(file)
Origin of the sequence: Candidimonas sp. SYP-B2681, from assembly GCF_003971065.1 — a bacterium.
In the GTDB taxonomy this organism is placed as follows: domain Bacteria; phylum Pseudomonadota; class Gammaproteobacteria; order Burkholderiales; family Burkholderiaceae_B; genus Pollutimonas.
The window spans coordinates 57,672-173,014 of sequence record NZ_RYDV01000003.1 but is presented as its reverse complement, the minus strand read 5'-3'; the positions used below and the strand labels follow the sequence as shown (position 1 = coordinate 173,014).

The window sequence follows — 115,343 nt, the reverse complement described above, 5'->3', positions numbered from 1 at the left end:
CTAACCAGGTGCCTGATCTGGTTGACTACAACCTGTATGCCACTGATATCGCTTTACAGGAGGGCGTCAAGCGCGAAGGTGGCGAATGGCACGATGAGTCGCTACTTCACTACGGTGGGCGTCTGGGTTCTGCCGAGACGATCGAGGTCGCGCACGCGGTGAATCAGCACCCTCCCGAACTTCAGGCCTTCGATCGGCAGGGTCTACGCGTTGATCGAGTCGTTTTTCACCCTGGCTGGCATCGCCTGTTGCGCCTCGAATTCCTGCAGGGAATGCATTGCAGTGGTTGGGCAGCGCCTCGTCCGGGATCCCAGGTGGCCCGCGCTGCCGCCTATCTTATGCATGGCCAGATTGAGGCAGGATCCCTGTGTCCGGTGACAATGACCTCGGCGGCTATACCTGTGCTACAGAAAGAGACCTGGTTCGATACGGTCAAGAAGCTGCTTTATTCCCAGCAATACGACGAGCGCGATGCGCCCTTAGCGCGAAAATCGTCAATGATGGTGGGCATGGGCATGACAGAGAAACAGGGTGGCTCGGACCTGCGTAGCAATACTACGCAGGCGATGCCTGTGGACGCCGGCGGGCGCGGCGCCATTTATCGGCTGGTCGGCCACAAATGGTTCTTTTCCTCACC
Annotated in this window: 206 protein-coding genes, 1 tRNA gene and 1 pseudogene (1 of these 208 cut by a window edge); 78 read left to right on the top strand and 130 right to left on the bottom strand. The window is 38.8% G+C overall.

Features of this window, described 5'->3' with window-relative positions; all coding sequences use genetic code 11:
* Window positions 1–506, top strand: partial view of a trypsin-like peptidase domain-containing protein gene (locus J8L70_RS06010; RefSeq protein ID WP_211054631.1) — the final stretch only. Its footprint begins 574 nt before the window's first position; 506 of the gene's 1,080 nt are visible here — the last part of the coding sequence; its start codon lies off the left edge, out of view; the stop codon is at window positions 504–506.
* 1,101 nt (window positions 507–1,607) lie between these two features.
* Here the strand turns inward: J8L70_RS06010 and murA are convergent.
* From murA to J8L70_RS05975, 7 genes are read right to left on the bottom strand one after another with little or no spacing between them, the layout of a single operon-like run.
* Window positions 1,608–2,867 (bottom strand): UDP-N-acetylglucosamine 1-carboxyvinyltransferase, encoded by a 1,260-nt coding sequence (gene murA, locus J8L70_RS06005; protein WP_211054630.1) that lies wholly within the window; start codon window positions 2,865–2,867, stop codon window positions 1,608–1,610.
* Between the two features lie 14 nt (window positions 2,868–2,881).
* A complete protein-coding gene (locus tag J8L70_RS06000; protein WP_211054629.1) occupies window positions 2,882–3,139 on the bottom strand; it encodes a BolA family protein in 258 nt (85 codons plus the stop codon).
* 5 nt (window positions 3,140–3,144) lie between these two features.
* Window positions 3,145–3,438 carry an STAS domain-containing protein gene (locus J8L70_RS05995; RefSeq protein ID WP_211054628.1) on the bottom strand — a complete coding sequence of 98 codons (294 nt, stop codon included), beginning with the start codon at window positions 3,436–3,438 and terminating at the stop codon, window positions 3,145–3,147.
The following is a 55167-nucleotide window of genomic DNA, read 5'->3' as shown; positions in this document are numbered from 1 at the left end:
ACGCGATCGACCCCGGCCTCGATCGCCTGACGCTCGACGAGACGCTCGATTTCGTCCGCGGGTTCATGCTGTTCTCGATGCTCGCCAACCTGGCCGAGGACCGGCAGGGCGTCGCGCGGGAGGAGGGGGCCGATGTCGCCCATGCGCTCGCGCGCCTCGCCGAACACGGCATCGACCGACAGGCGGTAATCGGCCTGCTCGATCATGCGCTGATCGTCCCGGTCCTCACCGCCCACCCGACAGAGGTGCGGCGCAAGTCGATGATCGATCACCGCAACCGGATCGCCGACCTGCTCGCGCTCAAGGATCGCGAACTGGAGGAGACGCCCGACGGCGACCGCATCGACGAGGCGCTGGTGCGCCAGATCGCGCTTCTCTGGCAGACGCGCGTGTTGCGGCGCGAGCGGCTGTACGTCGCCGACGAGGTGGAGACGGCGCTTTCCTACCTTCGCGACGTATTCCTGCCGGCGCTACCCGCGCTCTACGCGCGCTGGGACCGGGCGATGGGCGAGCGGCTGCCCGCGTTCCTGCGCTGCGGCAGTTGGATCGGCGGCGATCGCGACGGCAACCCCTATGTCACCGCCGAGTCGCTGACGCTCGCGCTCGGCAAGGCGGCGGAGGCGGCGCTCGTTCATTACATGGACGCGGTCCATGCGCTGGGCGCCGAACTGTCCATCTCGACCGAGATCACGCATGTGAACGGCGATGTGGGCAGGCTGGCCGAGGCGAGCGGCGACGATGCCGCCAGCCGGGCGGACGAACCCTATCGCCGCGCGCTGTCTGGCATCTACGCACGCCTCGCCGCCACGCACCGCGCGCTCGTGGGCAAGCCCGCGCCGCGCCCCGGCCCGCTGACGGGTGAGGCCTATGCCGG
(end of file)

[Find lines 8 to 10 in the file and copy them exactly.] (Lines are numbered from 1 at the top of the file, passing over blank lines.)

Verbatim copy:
* Window positions 1–506, top strand: partial view of a trypsin-like peptidase domain-containing protein gene (locus J8L70_RS06010; RefSeq protein ID WP_211054631.1) — the final stretch only. Its footprint begins 574 nt before the window's first position; 506 of the gene's 1,080 nt are visible here — the last part of the coding sequence; its start codon lies off the left edge, out of view; the stop codon is at window positions 504–506.
* 1,101 nt (window positions 507–1,607) lie between these two features.
* Here the strand turns inward: J8L70_RS06010 and murA are convergent.